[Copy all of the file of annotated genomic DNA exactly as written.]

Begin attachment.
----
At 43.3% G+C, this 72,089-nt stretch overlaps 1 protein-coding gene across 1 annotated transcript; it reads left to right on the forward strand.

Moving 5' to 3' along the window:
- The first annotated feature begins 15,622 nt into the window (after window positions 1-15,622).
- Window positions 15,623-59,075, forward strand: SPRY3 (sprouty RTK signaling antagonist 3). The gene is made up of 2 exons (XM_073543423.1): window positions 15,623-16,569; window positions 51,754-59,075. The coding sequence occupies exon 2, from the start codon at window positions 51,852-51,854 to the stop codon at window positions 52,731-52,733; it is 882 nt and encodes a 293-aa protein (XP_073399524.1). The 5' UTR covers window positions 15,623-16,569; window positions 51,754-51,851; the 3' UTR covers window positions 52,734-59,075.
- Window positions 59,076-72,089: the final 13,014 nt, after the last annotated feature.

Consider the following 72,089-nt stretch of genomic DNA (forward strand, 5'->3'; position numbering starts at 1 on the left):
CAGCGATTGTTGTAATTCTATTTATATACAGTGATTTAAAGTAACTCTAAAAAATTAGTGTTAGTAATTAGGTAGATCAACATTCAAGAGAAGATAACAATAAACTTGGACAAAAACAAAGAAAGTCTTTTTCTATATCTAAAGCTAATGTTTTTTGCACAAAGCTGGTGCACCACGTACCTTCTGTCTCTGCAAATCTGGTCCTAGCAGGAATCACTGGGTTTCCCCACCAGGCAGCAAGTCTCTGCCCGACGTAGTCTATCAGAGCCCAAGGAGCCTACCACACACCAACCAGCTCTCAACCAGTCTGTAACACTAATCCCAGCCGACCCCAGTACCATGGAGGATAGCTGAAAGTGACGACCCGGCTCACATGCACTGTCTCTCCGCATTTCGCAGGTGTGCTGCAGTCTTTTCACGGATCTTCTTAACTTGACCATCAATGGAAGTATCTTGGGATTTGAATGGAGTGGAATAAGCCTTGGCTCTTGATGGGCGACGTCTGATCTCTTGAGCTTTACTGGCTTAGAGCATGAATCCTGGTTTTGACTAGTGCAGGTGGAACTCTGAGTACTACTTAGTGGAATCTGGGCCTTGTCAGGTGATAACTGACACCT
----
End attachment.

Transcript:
At 43.3% G+C, this 72,089-nt stretch overlaps 1 protein-coding gene across 1 annotated transcript; it reads left to right on the forward strand.

Moving 5' to 3' along the window:
- The first annotated feature begins 15,622 nt into the window (after window positions 1-15,622).
- Window positions 15,623-59,075, forward strand: SPRY3 (sprouty RTK signaling antagonist 3). The gene is made up of 2 exons (XM_073543423.1): window positions 15,623-16,569; window positions 51,754-59,075. The coding sequence occupies exon 2, from the start codon at window positions 51,852-51,854 to the stop codon at window positions 52,731-52,733; it is 882 nt and encodes a 293-aa protein (XP_073399524.1). The 5' UTR covers window positions 15,623-16,569; window positions 51,754-51,851; the 3' UTR covers window positions 52,734-59,075.
- Window positions 59,076-72,089: the final 13,014 nt, after the last annotated feature.

Consider the following 72,089-nt stretch of genomic DNA (forward strand, 5'->3'; position numbering starts at 1 on the left):
CAGCGATTGTTGTAATTCTATTTATATACAGTGATTTAAAGTAACTCTAAAAAATTAGTGTTAGTAATTAGGTAGATCAACATTCAAGAGAAGATAACAATAAACTTGGACAAAAACAAAGAAAGTCTTTTTCTATATCTAAAGCTAATGTTTTTTGCACAAAGCTGGTGCACCACGTACCTTCTGTCTCTGCAAATCTGGTCCTAGCAGGAATCACTGGGTTTCCCCACCAGGCAGCAAGTCTCTGCCCGACGTAGTCTATCAGAGCCCAAGGAGCCTACCACACACCAACCAGCTCTCAACCAGTCTGTAACACTAATCCCAGCCGACCCCAGTACCATGGAGGATAGCTGAAAGTGACGACCCGGCTCACATGCACTGTCTCTCCGCATTTCGCAGGTGTGCTGCAGTCTTTTCACGGATCTTCTTAACTTGACCATCAATGGAAGTATCTTGGGATTTGAATGGAGTGGAATAAGCCTTGGCTCTTGATGGGCGACGTCTGATCTCTTGAGCTTTACTGGCTTAGAGCATGAATCCTGGTTTTGACTAGTGCAGGTGGAACTCTGAGTACTACTTAGTGGAATCTGGGCCTTGTCAGGTGATAACTGACACCT